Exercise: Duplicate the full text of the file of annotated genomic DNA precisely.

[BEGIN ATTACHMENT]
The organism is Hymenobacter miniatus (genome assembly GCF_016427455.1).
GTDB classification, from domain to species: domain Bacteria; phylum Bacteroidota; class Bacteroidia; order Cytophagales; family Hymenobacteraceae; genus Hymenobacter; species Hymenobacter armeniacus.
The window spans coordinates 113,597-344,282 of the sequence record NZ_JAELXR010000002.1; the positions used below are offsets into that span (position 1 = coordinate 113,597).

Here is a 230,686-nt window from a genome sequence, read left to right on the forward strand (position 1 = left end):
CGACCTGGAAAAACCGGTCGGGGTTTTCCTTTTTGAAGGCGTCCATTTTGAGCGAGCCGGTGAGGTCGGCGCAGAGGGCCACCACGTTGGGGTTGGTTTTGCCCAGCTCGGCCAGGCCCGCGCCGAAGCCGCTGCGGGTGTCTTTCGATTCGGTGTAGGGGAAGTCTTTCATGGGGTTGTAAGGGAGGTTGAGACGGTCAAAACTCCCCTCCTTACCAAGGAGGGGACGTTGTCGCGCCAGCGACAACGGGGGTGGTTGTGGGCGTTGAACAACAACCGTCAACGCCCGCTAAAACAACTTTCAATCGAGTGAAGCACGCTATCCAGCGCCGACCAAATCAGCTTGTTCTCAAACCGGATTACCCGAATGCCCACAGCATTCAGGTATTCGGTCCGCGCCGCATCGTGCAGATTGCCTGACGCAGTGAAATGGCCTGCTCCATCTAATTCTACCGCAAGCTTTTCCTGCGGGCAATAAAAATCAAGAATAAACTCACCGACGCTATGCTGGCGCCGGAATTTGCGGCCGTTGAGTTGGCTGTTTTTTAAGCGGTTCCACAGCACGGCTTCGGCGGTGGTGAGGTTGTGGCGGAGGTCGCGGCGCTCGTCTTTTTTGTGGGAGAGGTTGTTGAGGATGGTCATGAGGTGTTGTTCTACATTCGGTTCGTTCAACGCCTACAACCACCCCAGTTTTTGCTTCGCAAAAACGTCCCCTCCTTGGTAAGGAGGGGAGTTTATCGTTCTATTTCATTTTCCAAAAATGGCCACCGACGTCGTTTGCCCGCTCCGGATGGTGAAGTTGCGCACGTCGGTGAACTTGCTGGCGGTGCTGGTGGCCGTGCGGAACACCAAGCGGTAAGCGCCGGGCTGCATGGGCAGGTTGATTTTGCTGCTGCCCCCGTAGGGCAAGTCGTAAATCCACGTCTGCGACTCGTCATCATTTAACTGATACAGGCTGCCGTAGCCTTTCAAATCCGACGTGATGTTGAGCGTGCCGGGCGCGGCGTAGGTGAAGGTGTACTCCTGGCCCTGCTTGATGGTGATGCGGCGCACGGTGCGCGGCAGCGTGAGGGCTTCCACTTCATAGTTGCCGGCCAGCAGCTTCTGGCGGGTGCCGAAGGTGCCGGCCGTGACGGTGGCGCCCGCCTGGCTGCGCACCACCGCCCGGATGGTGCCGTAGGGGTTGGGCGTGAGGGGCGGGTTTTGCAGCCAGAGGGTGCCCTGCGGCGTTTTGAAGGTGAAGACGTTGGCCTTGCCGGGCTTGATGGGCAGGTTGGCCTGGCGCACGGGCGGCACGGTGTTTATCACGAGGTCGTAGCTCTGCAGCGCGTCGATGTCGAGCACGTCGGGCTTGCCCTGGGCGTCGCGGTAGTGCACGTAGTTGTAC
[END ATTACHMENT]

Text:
The organism is Hymenobacter miniatus (genome assembly GCF_016427455.1).
GTDB classification, from domain to species: domain Bacteria; phylum Bacteroidota; class Bacteroidia; order Cytophagales; family Hymenobacteraceae; genus Hymenobacter; species Hymenobacter armeniacus.
The window spans coordinates 113,597-344,282 of the sequence record NZ_JAELXR010000002.1; the positions used below are offsets into that span (position 1 = coordinate 113,597).

Here is a 230,686-nt window from a genome sequence, read left to right on the forward strand (position 1 = left end):
CGACCTGGAAAAACCGGTCGGGGTTTTCCTTTTTGAAGGCGTCCATTTTGAGCGAGCCGGTGAGGTCGGCGCAGAGGGCCACCACGTTGGGGTTGGTTTTGCCCAGCTCGGCCAGGCCCGCGCCGAAGCCGCTGCGGGTGTCTTTCGATTCGGTGTAGGGGAAGTCTTTCATGGGGTTGTAAGGGAGGTTGAGACGGTCAAAACTCCCCTCCTTACCAAGGAGGGGACGTTGTCGCGCCAGCGACAACGGGGGTGGTTGTGGGCGTTGAACAACAACCGTCAACGCCCGCTAAAACAACTTTCAATCGAGTGAAGCACGCTATCCAGCGCCGACCAAATCAGCTTGTTCTCAAACCGGATTACCCGAATGCCCACAGCATTCAGGTATTCGGTCCGCGCCGCATCGTGCAGATTGCCTGACGCAGTGAAATGGCCTGCTCCATCTAATTCTACCGCAAGCTTTTCCTGCGGGCAATAAAAATCAAGAATAAACTCACCGACGCTATGCTGGCGCCGGAATTTGCGGCCGTTGAGTTGGCTGTTTTTTAAGCGGTTCCACAGCACGGCTTCGGCGGTGGTGAGGTTGTGGCGGAGGTCGCGGCGCTCGTCTTTTTTGTGGGAGAGGTTGTTGAGGATGGTCATGAGGTGTTGTTCTACATTCGGTTCGTTCAACGCCTACAACCACCCCAGTTTTTGCTTCGCAAAAACGTCCCCTCCTTGGTAAGGAGGGGAGTTTATCGTTCTATTTCATTTTCCAAAAATGGCCACCGACGTCGTTTGCCCGCTCCGGATGGTGAAGTTGCGCACGTCGGTGAACTTGCTGGCGGTGCTGGTGGCCGTGCGGAACACCAAGCGGTAAGCGCCGGGCTGCATGGGCAGGTTGATTTTGCTGCTGCCCCCGTAGGGCAAGTCGTAAATCCACGTCTGCGACTCGTCATCATTTAACTGATACAGGCTGCCGTAGCCTTTCAAATCCGACGTGATGTTGAGCGTGCCGGGCGCGGCGTAGGTGAAGGTGTACTCCTGGCCCTGCTTGATGGTGATGCGGCGCACGGTGCGCGGCAGCGTGAGGGCTTCCACTTCATAGTTGCCGGCCAGCAGCTTCTGGCGGGTGCCGAAGGTGCCGGCCGTGACGGTGGCGCCCGCCTGGCTGCGCACCACCGCCCGGATGGTGCCGTAGGGGTTGGGCGTGAGGGGCGGGTTTTGCAGCCAGAGGGTGCCCTGCGGCGTTTTGAAGGTGAAGACGTTGGCCTTGCCGGGCTTGATGGGCAGGTTGGCCTGGCGCACGGGCGGCACGGTGTTTATCACGAGGTCGTAGCTCTGCAGCGCGTCGATGTCGAGCACGTCGGGCTTGCCCTGGGCGTCGCGGTAGTGCACGTAGTTGTAC